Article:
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Peopleware / Productive Projects and Teams.

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<pre>Author/s : Tom DeMarco & Timothy Lister
Publisher : Dorset House Publishing Co.
Category : Other
Review by : Mark A. Herschberg
Rating : 10 horseshoes
This is my all-time favorite software engineering book. Peopleware accurately recognizes that software engineering is about people, not technology. It looks at the many facets of human issues in the software development process, and shows why people aren't simply cogs in a software development machine.
The book spends a lot of time focusing on teams, and making you appreciate the value of teams. It is not the usual 'teams are good' BS in a generic management book. Instead it focuses on what makes a good team, and just how hard it is. For managers trying to build or run a team, this book will help you recognize the skills and techniques you need to do so successfully. It won't teach you about a development process. It will teach you how to make your development process work by getting you to recognize the value of people in software development. (But it's not just for managers, I strongly recommend this book to everyone, from the most junior engineer to the CEO.)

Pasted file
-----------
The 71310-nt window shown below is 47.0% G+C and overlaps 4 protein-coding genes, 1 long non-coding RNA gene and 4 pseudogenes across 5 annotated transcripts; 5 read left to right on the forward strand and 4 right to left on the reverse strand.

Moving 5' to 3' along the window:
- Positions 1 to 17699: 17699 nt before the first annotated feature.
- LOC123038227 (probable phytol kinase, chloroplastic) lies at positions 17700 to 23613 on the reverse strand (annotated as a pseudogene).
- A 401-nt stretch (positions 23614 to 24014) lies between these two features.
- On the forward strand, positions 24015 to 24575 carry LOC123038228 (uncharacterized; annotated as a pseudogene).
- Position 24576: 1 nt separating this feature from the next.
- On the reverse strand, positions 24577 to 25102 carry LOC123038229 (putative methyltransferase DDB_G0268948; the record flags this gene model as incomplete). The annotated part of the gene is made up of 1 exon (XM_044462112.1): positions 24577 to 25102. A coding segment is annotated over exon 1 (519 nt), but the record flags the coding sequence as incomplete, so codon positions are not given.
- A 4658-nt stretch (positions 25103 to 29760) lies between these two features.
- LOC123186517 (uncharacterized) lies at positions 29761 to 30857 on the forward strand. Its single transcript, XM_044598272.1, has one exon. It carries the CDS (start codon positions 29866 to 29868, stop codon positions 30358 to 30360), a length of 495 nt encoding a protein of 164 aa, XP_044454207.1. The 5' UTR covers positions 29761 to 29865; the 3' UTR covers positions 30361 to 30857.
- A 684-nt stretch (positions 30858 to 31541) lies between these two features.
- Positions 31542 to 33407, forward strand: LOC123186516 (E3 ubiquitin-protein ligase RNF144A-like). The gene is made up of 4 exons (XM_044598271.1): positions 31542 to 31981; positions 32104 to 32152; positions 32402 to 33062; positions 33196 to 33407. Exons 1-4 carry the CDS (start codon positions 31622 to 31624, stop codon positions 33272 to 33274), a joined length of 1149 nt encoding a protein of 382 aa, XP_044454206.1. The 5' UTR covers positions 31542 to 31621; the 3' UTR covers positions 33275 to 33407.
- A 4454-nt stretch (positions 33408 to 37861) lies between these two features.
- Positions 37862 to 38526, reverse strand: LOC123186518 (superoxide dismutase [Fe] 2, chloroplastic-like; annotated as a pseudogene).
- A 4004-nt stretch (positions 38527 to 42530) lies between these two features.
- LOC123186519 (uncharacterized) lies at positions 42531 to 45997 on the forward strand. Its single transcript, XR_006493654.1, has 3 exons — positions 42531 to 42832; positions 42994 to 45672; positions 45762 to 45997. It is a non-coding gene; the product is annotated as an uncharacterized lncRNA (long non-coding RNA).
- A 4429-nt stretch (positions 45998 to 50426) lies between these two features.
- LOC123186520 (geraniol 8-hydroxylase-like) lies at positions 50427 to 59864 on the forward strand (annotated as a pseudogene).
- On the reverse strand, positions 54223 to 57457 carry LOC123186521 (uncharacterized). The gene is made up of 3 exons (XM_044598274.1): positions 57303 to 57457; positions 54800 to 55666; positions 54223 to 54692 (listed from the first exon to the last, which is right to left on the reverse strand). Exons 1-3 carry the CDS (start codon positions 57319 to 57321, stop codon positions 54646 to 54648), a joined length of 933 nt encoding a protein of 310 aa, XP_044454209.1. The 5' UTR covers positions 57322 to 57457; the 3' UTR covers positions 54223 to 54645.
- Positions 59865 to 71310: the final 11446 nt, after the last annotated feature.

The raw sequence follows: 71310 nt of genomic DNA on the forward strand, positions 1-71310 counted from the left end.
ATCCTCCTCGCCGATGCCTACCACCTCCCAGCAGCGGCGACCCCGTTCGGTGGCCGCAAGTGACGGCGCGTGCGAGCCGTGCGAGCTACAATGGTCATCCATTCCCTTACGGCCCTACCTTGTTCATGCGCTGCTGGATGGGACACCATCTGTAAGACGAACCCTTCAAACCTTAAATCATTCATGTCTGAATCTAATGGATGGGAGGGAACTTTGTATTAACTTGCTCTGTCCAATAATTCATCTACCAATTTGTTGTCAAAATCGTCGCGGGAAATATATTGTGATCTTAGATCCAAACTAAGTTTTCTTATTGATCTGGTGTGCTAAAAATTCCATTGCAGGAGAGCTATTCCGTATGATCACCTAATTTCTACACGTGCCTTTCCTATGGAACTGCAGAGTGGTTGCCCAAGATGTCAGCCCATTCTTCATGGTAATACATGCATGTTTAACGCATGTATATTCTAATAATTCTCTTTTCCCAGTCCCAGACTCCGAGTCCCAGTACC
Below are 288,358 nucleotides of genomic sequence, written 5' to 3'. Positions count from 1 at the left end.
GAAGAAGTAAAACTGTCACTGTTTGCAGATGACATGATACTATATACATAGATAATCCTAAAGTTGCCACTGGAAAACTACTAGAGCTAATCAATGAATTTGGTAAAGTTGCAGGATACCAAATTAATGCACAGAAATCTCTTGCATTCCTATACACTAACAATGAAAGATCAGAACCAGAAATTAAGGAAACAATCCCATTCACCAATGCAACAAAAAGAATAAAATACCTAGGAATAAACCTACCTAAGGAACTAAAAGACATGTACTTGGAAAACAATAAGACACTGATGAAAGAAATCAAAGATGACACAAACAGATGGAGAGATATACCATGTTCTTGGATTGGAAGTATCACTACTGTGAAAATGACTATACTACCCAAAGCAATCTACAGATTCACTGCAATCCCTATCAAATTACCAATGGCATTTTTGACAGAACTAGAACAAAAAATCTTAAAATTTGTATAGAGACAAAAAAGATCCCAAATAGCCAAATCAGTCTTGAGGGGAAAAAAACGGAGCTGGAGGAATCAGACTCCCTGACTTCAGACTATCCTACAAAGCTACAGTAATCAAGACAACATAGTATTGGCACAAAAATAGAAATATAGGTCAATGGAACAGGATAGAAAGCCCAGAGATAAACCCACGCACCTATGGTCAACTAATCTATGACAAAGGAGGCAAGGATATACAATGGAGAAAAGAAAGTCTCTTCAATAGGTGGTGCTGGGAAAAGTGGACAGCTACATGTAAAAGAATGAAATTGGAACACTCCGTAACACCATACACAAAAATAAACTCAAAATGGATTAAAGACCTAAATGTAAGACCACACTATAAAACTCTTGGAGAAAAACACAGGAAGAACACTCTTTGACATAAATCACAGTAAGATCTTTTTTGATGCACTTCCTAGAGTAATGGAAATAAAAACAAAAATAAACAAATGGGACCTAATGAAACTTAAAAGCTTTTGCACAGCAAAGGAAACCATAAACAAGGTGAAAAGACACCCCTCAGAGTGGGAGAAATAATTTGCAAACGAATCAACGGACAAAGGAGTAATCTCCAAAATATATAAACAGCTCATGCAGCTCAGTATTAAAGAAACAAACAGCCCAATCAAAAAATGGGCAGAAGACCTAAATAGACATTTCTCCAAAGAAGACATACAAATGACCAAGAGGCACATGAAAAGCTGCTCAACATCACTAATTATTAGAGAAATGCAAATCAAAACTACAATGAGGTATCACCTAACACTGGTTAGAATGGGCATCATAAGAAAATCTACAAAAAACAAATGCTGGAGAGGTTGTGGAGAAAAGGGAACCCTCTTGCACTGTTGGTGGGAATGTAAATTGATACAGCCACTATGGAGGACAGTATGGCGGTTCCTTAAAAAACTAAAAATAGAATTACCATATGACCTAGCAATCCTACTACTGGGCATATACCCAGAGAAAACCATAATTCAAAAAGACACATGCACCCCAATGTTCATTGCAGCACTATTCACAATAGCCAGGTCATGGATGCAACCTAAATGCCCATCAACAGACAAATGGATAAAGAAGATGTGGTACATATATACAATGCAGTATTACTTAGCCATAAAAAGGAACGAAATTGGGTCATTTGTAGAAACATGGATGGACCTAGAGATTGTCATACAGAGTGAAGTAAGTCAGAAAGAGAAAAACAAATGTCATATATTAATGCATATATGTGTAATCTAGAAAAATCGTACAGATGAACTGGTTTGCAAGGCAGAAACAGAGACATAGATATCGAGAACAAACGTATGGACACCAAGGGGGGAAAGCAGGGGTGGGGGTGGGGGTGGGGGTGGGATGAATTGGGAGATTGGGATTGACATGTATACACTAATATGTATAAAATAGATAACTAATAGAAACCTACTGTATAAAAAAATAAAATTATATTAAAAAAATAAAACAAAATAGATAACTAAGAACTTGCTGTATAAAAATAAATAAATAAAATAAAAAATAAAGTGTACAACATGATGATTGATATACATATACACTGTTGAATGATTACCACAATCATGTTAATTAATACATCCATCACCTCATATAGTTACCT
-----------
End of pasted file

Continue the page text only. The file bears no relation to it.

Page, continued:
The book also contains large section on the office environment, and provides a lot of strong evidence as to why conventional wisdom doesn't work. I turn down jobs based on what I've learned from this section alone!
Oh yeah, this book is a little different from most books out there, it provides hard evidence based on years of research.
This book fundamentally changed my views on software engineering!
More info at Amazon.com || More info at Amazon.co.uk
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Awesome book!
10 horseshoes. Keep your fingers crossed for your boss to read it. Slide it under his/her desk when no one is around.
If you work for a company that has teams built using principles described in this book, you are the luckiest SOB I know. Pass me the company name, would ya?
Since I am not a bartender, and are not allowed to create new opinions on this aliens-only board, can someone please add reiews for these 2 books. They are not Java related, but are eye-openers. Both books are big best-sellers. Thanks
1. "The Bell Curve. Intelligence and Class Structure in American Life" by Richard J. Herrnstein and Charles Murray
2. "Stupid White Men... and Other Sorry Excuses for the State of the Nation" by Michael Moore
I like the slogan Motley Fools have http://www.fool.com : "To educate, amuse and enrich"
[ May 13, 2002: Message edited by: Shura Balaganov ]
Yeah, but is it art? What do you think tiny ad?
a bit of art, as a gift, that will fit in a stocking
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